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HAHAHAHA...nightlife in Kassala?!!! You must be joking! Well, actually, that's not quite true, but there isn't much to do if you don't know anyone. One option is the open-air cinema, which shows heavily-edited Bollywood films subtitled in Arabic...obviously if you cannot read Arabic quick enough and your Hindi needs brushing up, the film itself will be of limited enjoyment, but watching the audience is quite amusing...they boo and cheer at all the right moments, and when the film is cut at that vital moment, all sorts of obscenities and gestures are aimed at the projector! Hindi films tend to be long...count on three hours at least, a long time to sit on metal chairs (although there are a few more comfy chairs in the balcony, you'll still get ridges on your bottom). Apart form the cinema, you cna drink coffee in the market, or go to one of the clubs...you are supposed to be a member, but usually a foreign guest is welcomed without question. Of course all of this is for men only, as any good woman should be firmly tucked away in the kitchen or the bedroom after sunset...but as a foreign woman, you'll have a bit of tolerance, even if you might not feel all that comfortable in the cinema as the only woman in sight. STOP PRESS: The cinema has now been repaired, and still shows Indian films every night (look out for the billboards in the bus station to find out what's showing). Good news for female travellers is that Kassala's first mixed cinema has opened in the Osman Digna park...again, only Indian films are shown, but you can't have everything...
Dress Code: Wear whatever you want to (not too outrageous), but in certain months you'll regret it if you forget your mosquito repellent.
Updated Sep 12, 2004
Favorite thing: There used to be internet access at Fayed Technology (look out for the bright lights atop one of the buildings in the bus station, the entrance is between a barbershop and a coffee stall up some rickety stairs), charging a reasonable S£3000 for an excruciatingly slow connection. As the only place in Kassala, this used to get extremely busy, and often we would spend over an hour waiting, only to give up and try again the next night. The problem was that it only ever opened to the public after 8pm, and as buses stop around 9.30, this wasn't exactly practical, especially for women.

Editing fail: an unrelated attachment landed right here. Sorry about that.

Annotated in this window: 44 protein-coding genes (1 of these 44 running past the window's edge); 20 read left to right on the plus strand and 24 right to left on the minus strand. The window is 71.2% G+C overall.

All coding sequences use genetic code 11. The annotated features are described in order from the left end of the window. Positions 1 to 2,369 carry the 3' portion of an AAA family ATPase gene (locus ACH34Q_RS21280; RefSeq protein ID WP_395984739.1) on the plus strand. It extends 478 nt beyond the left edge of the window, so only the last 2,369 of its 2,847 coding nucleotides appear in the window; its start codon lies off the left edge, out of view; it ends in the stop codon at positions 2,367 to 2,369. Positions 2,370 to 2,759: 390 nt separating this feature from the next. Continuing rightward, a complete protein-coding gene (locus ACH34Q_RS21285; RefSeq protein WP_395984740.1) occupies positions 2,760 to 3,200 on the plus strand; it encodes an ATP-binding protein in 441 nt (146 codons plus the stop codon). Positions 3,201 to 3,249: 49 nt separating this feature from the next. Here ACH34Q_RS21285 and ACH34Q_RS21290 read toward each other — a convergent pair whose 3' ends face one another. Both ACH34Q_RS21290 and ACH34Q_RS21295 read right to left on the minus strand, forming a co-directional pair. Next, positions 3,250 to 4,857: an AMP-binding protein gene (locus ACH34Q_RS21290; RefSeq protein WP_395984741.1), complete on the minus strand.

Kassala used to share Gedarif's server, but then the national internet company Sudatel decided Kassala should get its own, so increased the charges...Fayed Technology were forced to put their prices up to an astronomical S£18,000 an hour! Of course no one could afford this, so they stopped offering internet altogether. The government of Kassala thought about getting their own server, but they decided in the end that there just wasn't enough demand, so internet stopped altogether.
Fondest memory: Just before the floods however, and organization called Plan Sudan opened an education centre with six high-speed computers, all with internet access! After initial teething problems, the cafe is now up and running, charging S£3000 an hour, with a discounted rate of S£1500 for teachers or students...we have considerable difficulty persuading the owners that we are in fact teachers on a Sudanese wage, and that no, we don't get paid in dollars, but they haven't "seen the light" yet! Plan Sudan gets crowded, especially in the evening, but if you go, you will often meet international aid workers and several of my students, who may just use the opportunity to have a chat in English...don't hold your breath, but stranger things have happened!
Plan Sudan is inconveniently located far enough from the bus station to warrant taking a bus...take buses heading to Murabba'at or Sharia' al-Wali, and get off after the Police Station and the University of Juba, just past a major turning off to the left. Plan Sudan is on the corner on the right and is open all day long...they don't always have connection to the internet though, so it may be worth finding out their phone number and calling in advance.
Written Oct 30, 2003